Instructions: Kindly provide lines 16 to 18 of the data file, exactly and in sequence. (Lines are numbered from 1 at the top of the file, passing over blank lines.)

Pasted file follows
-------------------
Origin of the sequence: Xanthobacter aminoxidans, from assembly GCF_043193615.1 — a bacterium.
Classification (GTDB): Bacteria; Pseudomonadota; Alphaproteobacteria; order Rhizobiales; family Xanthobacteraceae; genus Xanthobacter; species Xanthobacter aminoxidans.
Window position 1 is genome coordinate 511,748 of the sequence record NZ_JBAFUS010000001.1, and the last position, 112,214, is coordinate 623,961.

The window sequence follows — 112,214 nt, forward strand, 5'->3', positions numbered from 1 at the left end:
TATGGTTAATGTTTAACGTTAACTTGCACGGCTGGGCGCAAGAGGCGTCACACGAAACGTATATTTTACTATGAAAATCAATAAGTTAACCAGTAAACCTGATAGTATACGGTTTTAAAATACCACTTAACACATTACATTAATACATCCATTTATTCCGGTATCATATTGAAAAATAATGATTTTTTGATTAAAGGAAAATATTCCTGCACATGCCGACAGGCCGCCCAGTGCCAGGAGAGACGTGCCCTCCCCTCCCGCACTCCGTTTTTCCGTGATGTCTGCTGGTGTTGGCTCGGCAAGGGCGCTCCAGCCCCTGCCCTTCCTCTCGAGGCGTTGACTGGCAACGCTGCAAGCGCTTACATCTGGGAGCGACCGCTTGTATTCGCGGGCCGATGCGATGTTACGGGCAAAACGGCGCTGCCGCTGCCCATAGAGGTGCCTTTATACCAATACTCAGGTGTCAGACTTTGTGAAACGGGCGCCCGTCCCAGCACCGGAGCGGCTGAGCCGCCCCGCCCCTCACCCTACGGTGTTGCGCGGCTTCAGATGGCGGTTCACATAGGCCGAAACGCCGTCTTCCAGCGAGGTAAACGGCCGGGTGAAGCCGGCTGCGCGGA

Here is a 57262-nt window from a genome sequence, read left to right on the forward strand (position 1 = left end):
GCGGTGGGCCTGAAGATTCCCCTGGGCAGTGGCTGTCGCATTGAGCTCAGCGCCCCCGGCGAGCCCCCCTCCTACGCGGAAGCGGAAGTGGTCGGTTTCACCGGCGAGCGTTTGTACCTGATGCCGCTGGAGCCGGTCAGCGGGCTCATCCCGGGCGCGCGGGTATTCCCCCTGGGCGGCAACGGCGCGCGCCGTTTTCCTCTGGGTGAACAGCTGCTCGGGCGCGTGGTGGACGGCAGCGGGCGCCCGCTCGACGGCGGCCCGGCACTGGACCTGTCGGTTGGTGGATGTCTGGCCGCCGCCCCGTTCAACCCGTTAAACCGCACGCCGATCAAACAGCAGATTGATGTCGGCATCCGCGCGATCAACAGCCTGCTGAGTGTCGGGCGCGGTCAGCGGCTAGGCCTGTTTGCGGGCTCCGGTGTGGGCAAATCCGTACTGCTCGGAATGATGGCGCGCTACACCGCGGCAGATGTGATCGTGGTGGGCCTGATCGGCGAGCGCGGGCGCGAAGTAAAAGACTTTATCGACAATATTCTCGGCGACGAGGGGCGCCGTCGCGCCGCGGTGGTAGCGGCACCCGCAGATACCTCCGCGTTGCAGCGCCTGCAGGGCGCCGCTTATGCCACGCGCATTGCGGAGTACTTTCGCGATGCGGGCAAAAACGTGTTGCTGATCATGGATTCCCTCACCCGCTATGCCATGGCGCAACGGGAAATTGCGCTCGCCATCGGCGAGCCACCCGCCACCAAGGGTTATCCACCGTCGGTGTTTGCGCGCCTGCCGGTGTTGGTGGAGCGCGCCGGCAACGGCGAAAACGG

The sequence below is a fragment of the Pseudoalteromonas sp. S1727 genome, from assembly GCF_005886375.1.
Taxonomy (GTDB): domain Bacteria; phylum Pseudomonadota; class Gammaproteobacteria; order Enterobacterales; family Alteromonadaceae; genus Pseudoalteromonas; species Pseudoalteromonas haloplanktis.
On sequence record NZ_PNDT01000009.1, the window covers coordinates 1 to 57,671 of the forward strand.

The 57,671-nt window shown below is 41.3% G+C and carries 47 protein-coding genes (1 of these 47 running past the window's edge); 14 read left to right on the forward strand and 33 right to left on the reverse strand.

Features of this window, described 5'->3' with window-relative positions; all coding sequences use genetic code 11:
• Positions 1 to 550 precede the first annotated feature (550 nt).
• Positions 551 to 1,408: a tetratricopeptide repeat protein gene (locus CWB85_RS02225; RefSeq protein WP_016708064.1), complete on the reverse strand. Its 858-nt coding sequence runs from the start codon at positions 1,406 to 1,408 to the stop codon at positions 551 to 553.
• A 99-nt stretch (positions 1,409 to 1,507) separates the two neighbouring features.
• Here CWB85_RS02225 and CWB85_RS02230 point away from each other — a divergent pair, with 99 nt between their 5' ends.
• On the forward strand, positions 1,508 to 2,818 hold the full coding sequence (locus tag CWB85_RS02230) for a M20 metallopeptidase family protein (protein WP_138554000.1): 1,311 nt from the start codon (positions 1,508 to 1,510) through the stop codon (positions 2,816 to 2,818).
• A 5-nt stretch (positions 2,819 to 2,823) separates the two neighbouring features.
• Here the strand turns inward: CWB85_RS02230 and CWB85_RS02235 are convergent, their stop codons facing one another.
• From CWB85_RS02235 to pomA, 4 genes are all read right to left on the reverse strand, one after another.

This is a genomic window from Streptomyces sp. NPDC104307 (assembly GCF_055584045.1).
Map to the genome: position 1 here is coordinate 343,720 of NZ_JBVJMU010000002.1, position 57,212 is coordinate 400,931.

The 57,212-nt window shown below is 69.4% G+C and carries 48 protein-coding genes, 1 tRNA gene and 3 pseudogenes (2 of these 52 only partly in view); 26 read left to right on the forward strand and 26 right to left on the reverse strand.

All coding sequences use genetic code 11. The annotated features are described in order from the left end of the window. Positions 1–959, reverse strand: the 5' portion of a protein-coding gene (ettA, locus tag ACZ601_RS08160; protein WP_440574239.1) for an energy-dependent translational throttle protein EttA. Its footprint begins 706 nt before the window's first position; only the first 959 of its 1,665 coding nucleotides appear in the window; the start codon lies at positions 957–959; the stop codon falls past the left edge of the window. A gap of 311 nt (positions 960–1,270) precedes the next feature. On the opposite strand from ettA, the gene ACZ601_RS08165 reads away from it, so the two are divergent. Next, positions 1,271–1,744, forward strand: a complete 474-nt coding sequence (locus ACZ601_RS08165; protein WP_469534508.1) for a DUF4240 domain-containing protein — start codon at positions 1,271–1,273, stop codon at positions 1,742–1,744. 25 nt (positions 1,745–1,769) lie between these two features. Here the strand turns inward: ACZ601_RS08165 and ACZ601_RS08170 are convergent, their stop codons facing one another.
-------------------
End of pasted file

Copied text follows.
• Here CWB85_RS02225 and CWB85_RS02230 point away from each other — a divergent pair, with 99 nt between their 5' ends.
• On the forward strand, positions 1,508 to 2,818 hold the full coding sequence (locus tag CWB85_RS02230) for a M20 metallopeptidase family protein (protein WP_138554000.1): 1,311 nt from the start codon (positions 1,508 to 1,510) through the stop codon (positions 2,816 to 2,818).
• A 5-nt stretch (positions 2,819 to 2,823) separates the two neighbouring features.